By Victoria Bonebrake 

Feb. 23, 2015

Oregon State University, like many others, stands on the brink of a cultural transformation: one where scholarship is being applied inward to comprehensively examine and evolve the institutions own practices. This shift has many implications; one of the most exciting is an improvement in student learning outcomes and competencies. The ESTEME@OSU  (Enhancing Science, Technology, Engineering, and Mathematics Education at Oregon State University) project is providing a surge of energy and research to support such transformation of student learning. The goals of a STEM education are to foster in students a deep understanding of content, adaptable problem solving and critical thinking skills, and the broad set of professional competencies needed in practice and in life. It is often taken for granted that dedicated educators will achieve these goals.  However, teaching and learning are not so simple – there are entanglements such as the diversity of students’ academic backgrounds and complex institutional pressures. Moreover, instructional practices with the best of intentions do not always guide students to mastery.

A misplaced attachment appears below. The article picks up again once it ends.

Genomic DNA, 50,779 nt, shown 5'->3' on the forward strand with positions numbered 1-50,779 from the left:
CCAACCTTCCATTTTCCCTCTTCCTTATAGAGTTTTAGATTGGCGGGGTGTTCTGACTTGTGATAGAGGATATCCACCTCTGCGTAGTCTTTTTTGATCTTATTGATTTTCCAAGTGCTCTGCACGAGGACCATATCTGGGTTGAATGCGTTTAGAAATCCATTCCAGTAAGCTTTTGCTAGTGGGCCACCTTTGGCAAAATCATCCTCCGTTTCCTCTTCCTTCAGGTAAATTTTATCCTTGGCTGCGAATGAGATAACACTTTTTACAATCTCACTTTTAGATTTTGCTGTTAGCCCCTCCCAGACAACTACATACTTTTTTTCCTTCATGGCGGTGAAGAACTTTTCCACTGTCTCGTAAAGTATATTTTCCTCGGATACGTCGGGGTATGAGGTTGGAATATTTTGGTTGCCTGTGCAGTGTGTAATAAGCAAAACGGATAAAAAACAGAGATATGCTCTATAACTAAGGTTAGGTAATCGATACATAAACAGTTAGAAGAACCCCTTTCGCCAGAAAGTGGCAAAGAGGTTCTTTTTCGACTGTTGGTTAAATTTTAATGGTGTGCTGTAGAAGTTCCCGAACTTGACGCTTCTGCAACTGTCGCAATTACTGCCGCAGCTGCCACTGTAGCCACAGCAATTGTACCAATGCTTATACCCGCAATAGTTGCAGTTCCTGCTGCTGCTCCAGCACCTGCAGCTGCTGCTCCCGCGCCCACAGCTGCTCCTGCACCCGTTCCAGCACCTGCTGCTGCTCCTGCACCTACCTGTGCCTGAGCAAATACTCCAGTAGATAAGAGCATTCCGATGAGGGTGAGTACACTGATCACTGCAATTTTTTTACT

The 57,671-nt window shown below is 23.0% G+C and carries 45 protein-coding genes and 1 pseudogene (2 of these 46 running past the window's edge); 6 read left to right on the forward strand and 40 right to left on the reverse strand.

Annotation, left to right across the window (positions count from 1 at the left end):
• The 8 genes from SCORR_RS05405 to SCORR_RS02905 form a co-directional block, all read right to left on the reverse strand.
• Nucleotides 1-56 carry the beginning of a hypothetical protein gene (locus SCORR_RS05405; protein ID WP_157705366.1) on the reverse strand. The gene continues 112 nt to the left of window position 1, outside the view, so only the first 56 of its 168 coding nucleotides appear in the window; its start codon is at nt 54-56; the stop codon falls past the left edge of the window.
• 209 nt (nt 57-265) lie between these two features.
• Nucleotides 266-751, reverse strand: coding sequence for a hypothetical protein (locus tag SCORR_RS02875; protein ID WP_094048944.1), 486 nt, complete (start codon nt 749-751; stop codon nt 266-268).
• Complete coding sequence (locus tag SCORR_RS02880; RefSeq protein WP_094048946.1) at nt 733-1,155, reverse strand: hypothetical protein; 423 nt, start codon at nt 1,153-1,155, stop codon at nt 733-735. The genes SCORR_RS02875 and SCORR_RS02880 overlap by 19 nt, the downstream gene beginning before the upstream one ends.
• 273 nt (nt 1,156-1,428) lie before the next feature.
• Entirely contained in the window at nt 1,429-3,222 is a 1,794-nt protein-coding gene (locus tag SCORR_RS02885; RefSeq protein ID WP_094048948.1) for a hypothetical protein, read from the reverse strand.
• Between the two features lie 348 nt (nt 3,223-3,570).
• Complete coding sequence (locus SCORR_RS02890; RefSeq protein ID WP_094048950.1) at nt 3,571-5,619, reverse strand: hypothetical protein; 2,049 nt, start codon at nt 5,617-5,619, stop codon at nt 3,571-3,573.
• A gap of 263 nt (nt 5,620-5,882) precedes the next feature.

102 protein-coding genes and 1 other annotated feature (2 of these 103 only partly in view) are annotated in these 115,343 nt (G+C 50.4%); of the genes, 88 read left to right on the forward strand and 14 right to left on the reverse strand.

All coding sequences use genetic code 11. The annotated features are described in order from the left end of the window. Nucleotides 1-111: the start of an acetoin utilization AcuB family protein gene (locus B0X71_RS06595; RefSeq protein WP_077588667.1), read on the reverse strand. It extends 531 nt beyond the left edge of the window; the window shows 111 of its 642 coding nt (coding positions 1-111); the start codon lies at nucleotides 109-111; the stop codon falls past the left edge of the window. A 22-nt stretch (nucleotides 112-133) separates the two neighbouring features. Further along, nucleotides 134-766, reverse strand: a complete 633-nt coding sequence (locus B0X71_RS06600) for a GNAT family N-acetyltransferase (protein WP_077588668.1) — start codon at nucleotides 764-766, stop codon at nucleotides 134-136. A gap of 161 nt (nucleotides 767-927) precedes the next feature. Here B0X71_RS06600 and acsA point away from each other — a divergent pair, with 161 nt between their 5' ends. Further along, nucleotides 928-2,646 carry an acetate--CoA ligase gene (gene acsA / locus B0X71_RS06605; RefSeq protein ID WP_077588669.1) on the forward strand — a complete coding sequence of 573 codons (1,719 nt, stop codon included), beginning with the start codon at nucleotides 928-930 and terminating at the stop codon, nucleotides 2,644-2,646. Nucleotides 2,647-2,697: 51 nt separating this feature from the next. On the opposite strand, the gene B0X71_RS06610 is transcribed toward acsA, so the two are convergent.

Realigning Evidence and Practice

Removing roadblocks to reform instructional practice is a complex process that touches upon university culture, teaching, course design, student engagement, and institutional support for educators. ESTEME@OSU aims to understand how change occurs within and across each of these aspects and to catalyze greater support for instructors and greater academic success for students. Although some students succeed with traditional lecture and application exercises, such as confirmation laboratories, research shows that many students who learn this way struggle to apply course content to everyday and professional problem solving. The unfortunate reality is that students in introductory STEM (science, technology, engineering, and mathematics) courses often rely on rote memory— they are neither expected to, nor do they expect themselves, to recall information beyond the final exam. Yet so often in the reaches of life beyond transcripts and diplomas, professionals in the STEM disciplines need to do more than recall information— they need the ability to apply such information to solve complex problems.